Our Syrian has the Barney cage with a large labyrinth house inside with "rooms" - he uses the litter tray inside the house.

So generally you don't want anything smaller than 80cm x 50cm floor area approx for a Syrian - and 100cm by 50cm is popular and I find better for being able to add a lot of enrichment and larger toys etc.

The Barney cage actually works out better value than the Alaska. Although it costs a bit more, it comes with everything you need except a few toys. It has a good sized house for a Syrian and a shelf and even has an 8" wheel (usually wheels are tiny) which is a bit flimsy but ok as a starter wheel. Most people then get an 11" wheel for a Syrian.

The Alaska is cheaper but doesn't come with a house (the little white house on the shelf is useless for nesting and the holes are a bit small for a syrian - a larger syrian could get stuck in them). It's best removed and just use the shelf.

Anyway these are the cages on Zooplus - the Barney, Alexander and Barney are Syrian sized cages on there. Delivery is free when you buy a cage so some people get a wheel at the same time and any other items, to get free delivery on everything when getting the cage.

Another good cage is the Savic Hamster Plaza - about the same size as the Alexander cage and about the same price. It also needs a house and a wheel though but has a nice big front opening door which is good for interacting with a hamster and for access.

It is a bit on the tall side so definitely needs the base filling with substrate to cushion any falls and reduce the effective height.

The Hamster Heaven cage on the Zooplus is sometimes popular as well. I found that size a bit cramped and ended up needing to upgrade and wished I had bought a bigger cage to start with. It is a bit lower than most so harder to fit an 11" wheel in - it does fit but limits the set up. Also all the plastic tubes and penthouse are no good for hamsters really and best removed and just one shelf used. They do much better with a house that is open underneath and sat on top of substrate, so they can burrow down and bury hoards under their nest.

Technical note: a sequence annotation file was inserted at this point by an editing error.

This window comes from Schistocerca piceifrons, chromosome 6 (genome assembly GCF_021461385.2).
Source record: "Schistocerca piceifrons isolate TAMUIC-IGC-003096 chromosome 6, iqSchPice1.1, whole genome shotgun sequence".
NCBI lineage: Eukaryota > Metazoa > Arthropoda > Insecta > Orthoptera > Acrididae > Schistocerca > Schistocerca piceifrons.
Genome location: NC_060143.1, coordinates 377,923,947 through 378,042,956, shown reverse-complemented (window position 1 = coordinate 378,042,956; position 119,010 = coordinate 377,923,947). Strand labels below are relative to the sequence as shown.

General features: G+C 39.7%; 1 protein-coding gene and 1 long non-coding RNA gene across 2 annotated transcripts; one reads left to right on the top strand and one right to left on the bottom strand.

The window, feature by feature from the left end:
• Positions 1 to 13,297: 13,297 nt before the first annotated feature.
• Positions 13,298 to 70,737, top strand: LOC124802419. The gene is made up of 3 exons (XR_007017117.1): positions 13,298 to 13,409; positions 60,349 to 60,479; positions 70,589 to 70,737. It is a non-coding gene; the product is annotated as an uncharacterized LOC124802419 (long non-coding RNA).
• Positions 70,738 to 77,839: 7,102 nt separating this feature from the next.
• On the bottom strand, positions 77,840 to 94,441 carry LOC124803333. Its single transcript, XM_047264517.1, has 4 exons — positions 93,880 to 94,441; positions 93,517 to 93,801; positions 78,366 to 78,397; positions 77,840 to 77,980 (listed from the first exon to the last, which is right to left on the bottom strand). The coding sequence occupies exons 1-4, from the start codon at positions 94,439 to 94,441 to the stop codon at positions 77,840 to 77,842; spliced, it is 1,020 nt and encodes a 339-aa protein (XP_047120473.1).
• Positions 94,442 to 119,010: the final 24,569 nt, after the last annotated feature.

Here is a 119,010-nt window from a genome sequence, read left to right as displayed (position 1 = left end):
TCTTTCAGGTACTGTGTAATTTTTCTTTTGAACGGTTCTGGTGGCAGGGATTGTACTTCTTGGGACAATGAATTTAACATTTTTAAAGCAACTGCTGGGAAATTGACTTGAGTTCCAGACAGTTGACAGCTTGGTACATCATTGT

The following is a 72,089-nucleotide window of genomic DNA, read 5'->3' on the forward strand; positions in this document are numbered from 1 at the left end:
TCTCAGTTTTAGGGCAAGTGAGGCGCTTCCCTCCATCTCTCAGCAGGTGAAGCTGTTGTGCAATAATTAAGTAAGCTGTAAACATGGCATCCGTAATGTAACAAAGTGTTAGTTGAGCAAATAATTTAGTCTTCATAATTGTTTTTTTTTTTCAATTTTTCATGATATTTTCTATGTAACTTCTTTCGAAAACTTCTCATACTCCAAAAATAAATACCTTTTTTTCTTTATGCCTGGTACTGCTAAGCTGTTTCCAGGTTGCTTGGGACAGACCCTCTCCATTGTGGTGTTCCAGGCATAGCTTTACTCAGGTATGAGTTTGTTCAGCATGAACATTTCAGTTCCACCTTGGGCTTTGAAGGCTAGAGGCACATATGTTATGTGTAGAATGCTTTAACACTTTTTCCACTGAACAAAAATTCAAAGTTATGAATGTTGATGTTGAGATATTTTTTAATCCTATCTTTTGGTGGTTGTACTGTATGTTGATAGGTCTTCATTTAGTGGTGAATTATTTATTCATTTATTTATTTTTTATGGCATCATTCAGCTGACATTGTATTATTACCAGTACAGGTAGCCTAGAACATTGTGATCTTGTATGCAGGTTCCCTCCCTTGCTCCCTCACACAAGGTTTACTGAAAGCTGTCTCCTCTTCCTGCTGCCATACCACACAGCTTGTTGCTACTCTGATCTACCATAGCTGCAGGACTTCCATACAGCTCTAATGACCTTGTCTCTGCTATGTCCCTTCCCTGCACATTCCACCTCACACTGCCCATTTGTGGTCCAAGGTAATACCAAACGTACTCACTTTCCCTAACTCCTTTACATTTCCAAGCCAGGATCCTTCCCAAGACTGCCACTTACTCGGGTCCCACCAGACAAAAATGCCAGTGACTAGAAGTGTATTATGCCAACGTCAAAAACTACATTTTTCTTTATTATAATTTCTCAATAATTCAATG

Hope that helps for now!
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Old 03-03-2019, 03:05 AM   #3
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Default Re: Hi, giving Syrians another try after a long time.

Final tip - after mentioning nests and hoards. It's best to not remove all their hoard or they get very anxious and start peeing on it. Again if a hoard is pee'd on it needs removing, but I try and leave a bit of dry hoard that's clean behind, then always add new food to replace what's been removed (less maybe) in exactly the same place. They accept that then. I tend to "prune" the hoard when changing the substrate as it can get quite large and older food can go a bit stale but dry hoard does last surprisingly a long time when hoarded. Ours have always eaten any fresh food or veg straight away rather than hoard it, so that hasn't been issue but you'll find your hamster's habits soon enough!